Lack of appropriate and adequate mathematical knowledge in elementary teachers is a major concern in mathematics education. At their first meeting in Kalamazoo the working group on Developing Elementary Teachers’ Mathematical Knowledge for Teaching identified five significant issues to explore from multiple, diverse perspectives: (1) selecting/crea...

The study explores how students, who had completed the AP calculus course, mathematized the optimal navigation real-life problem simulated in the Second Life Virtual Environment. The particular research interest was to investigate whether/how students’ empirical activity in VE influences the way of their mathematizing.

Lesson play is a novel construct in research and teachers� professional development in mathematics education. Lesson play refers to a lesson or part of a lesson presented in dialogue form�inspired in part by Lakatos�s evocative Proofs and Refutations�featuring imagined interactions between a teacher and her/his students. We have been using and refi...

In this chapter we discuss lesson plays composed by prospective elementary school teachers that are related to patterns and regularities. The particular focus is on repeating patterns and problem solving strategies.

This chapter addresses language choices that can be observed in the lesson plays, choices that seem independent of the actual mathematical problem being discussed, but central to the relationships arising among the teacher, the students, and mathematics.

The field of mathematics education has assumed for too long that stability is an inherent and definable characteristic of beliefs. In this article we explore the validity of this claim through the critical analysis of 92 journal articles, conference papers, and book chapters. Using a stringent definition of what it means for a belief to be stable w...

The study explores how students, who had completed the AP calculus course, applied their knowledge, mathematizing a situation simulated in the Second Life Virtual Environment.

What is the nature of illumination in mathematics? That is, what is it that sets illumination apart from other mathematical experiences? In this article the answer to this question is pursued through a qualitative study that seeks to compare and contrast the AHA! experiences of preservice teachers with those of prominent research mathematicians. Us...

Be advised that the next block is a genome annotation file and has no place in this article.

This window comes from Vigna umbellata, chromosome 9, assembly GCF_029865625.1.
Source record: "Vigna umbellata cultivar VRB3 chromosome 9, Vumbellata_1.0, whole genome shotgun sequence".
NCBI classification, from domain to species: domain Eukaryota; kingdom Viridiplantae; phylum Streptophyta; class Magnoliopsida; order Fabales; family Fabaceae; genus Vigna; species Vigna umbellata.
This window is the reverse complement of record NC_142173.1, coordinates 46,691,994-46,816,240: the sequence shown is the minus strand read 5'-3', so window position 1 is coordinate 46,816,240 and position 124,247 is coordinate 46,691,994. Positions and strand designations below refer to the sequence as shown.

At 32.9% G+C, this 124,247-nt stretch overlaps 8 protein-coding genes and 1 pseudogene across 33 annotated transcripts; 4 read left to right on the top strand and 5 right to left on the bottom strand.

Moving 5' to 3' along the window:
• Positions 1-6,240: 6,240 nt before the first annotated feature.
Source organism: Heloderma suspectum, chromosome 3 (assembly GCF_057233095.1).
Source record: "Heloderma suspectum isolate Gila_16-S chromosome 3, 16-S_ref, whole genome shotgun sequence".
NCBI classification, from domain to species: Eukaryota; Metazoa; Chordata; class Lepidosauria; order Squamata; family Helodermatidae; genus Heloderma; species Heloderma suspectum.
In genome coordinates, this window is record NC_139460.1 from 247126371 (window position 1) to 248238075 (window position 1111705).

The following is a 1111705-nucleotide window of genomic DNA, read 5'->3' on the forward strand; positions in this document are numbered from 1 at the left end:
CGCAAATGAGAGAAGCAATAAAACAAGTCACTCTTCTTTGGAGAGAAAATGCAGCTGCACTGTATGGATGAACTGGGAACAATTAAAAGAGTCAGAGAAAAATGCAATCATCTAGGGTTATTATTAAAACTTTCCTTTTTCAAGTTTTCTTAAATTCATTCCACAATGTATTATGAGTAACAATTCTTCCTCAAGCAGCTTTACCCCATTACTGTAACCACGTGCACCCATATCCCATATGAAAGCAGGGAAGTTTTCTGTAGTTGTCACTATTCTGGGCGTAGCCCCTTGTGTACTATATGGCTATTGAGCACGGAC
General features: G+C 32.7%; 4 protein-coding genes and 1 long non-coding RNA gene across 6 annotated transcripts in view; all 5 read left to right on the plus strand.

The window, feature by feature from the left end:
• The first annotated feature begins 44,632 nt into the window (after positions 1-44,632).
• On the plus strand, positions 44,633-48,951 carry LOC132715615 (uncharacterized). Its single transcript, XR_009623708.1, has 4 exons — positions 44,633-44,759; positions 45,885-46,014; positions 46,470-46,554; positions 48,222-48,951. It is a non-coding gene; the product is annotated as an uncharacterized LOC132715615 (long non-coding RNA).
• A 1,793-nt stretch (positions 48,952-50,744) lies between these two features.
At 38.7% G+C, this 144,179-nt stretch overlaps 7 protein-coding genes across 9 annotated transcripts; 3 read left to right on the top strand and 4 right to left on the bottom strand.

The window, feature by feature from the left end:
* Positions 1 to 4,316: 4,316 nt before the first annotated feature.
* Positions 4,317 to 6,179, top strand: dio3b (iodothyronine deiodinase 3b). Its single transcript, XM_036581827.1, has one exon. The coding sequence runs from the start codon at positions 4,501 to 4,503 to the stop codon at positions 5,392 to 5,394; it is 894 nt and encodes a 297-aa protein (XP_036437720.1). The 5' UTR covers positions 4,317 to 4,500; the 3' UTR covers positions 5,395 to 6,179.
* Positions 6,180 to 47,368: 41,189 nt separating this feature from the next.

We present the perspectives of teachers and others involved in the collaborative design of teaching and learning artifacts across three cases: (a) an independent group participating in lesson study; (b) teachers participating in professional development programs; and (c) a district initiative for producing numeracy tasks. Among the results we found...

Change in mathematics teachers’ practice is often characterized as something that takes time and sustained intervention. In
this article, I present the results of research that highlights a different kind of change—a profound change that takes place
very quickly. Based on the analysis of 42 cases of such rapid and profound change, I also present a...

In my work with teachers I have observed a phenomenon of profound and rapid changes in practice. A deeper look at this phenomenon has revealed that there are nuances to it that go beyond the nature of the change itself. In a significant number of these cases the phenomenon can be attributed more to the teachers’ classroom experiences than to their...

Initial mathematics teacher education is primarily concerned with knowledge–the acquisition of knowledge required for the
teaching of mathematics. Opinions as to what exactly comprises this knowledge and how it is best delivered and best learned
varies widely across different contexts. In what follows, we will look more closely at this concept of t...

In 1943 Jacques Hadamard gave a series of lectures on mathematical invention at the École Libre des Hautes Etudes in New York City. These talks were subsequently published as The Psychology of Mathematical Invention in the Mathematical Field (Hadamard,1945). In this chapter I present a study that mirrors the work of Hadamard. Results both confirm a...